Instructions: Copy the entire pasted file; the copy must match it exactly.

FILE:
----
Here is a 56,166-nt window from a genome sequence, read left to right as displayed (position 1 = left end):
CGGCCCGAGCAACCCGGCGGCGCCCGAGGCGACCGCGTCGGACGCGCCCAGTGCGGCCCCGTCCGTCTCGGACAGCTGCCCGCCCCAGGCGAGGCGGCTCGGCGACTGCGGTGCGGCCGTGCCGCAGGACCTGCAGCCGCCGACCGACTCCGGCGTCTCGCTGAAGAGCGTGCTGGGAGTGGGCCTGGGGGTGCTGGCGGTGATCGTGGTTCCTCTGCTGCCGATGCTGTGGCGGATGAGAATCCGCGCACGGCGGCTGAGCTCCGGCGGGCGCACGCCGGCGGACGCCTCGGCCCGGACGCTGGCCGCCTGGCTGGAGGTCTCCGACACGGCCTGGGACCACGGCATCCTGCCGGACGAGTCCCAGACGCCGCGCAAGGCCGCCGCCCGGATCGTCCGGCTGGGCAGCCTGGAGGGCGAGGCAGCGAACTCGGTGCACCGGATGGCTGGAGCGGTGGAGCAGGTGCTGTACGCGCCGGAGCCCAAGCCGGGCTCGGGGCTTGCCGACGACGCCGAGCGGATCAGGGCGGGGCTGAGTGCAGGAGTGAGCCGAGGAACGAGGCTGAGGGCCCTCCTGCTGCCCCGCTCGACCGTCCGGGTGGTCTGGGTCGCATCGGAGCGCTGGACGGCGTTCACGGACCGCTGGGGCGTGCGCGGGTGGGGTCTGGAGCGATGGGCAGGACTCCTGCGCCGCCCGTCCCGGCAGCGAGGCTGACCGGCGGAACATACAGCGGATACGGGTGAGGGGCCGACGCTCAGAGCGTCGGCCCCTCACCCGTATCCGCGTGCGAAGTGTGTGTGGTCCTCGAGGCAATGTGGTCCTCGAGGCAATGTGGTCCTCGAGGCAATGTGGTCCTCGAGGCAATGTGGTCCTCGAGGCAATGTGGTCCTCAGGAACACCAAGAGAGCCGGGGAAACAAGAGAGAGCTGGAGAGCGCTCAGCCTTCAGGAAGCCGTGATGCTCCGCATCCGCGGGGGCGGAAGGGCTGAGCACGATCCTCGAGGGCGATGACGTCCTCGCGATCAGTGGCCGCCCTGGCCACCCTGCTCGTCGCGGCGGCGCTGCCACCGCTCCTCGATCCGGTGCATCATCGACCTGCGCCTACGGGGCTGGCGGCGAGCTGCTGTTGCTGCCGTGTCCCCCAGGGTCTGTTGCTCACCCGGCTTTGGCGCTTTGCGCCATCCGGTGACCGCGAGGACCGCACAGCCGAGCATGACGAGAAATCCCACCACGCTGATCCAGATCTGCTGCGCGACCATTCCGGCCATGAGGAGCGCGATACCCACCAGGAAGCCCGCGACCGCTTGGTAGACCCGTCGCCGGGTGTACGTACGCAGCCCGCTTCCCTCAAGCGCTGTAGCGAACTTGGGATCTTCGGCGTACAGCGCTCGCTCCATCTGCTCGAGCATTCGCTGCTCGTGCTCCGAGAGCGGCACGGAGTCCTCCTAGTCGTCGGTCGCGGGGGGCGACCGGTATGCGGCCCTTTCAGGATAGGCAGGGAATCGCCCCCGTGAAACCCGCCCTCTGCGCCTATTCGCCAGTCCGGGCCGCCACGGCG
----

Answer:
Here is a 56,166-nt window from a genome sequence, read left to right as displayed (position 1 = left end):
CGGCCCGAGCAACCCGGCGGCGCCCGAGGCGACCGCGTCGGACGCGCCCAGTGCGGCCCCGTCCGTCTCGGACAGCTGCCCGCCCCAGGCGAGGCGGCTCGGCGACTGCGGTGCGGCCGTGCCGCAGGACCTGCAGCCGCCGACCGACTCCGGCGTCTCGCTGAAGAGCGTGCTGGGAGTGGGCCTGGGGGTGCTGGCGGTGATCGTGGTTCCTCTGCTGCCGATGCTGTGGCGGATGAGAATCCGCGCACGGCGGCTGAGCTCCGGCGGGCGCACGCCGGCGGACGCCTCGGCCCGGACGCTGGCCGCCTGGCTGGAGGTCTCCGACACGGCCTGGGACCACGGCATCCTGCCGGACGAGTCCCAGACGCCGCGCAAGGCCGCCGCCCGGATCGTCCGGCTGGGCAGCCTGGAGGGCGAGGCAGCGAACTCGGTGCACCGGATGGCTGGAGCGGTGGAGCAGGTGCTGTACGCGCCGGAGCCCAAGCCGGGCTCGGGGCTTGCCGACGACGCCGAGCGGATCAGGGCGGGGCTGAGTGCAGGAGTGAGCCGAGGAACGAGGCTGAGGGCCCTCCTGCTGCCCCGCTCGACCGTCCGGGTGGTCTGGGTCGCATCGGAGCGCTGGACGGCGTTCACGGACCGCTGGGGCGTGCGCGGGTGGGGTCTGGAGCGATGGGCAGGACTCCTGCGCCGCCCGTCCCGGCAGCGAGGCTGACCGGCGGAACATACAGCGGATACGGGTGAGGGGCCGACGCTCAGAGCGTCGGCCCCTCACCCGTATCCGCGTGCGAAGTGTGTGTGGTCCTCGAGGCAATGTGGTCCTCGAGGCAATGTGGTCCTCGAGGCAATGTGGTCCTCGAGGCAATGTGGTCCTCGAGGCAATGTGGTCCTCAGGAACACCAAGAGAGCCGGGGAAACAAGAGAGAGCTGGAGAGCGCTCAGCCTTCAGGAAGCCGTGATGCTCCGCATCCGCGGGGGCGGAAGGGCTGAGCACGATCCTCGAGGGCGATGACGTCCTCGCGATCAGTGGCCGCCCTGGCCACCCTGCTCGTCGCGGCGGCGCTGCCACCGCTCCTCGATCCGGTGCATCATCGACCTGCGCCTACGGGGCTGGCGGCGAGCTGCTGTTGCTGCCGTGTCCCCCAGGGTCTGTTGCTCACCCGGCTTTGGCGCTTTGCGCCATCCGGTGACCGCGAGGACCGCACAGCCGAGCATGACGAGAAATCCCACCACGCTGATCCAGATCTGCTGCGCGACCATTCCGGCCATGAGGAGCGCGATACCCACCAGGAAGCCCGCGACCGCTTGGTAGACCCGTCGCCGGGTGTACGTACGCAGCCCGCTTCCCTCAAGCGCTGTAGCGAACTTGGGATCTTCGGCGTACAGCGCTCGCTCCATCTGCTCGAGCATTCGCTGCTCGTGCTCCGAGAGCGGCACGGAGTCCTCCTAGTCGTCGGTCGCGGGGGGCGACCGGTATGCGGCCCTTTCAGGATAGGCAGGGAATCGCCCCCGTGAAACCCGCCCTCTGCGCCTATTCGCCAGTCCGGGCCGCCACGGCG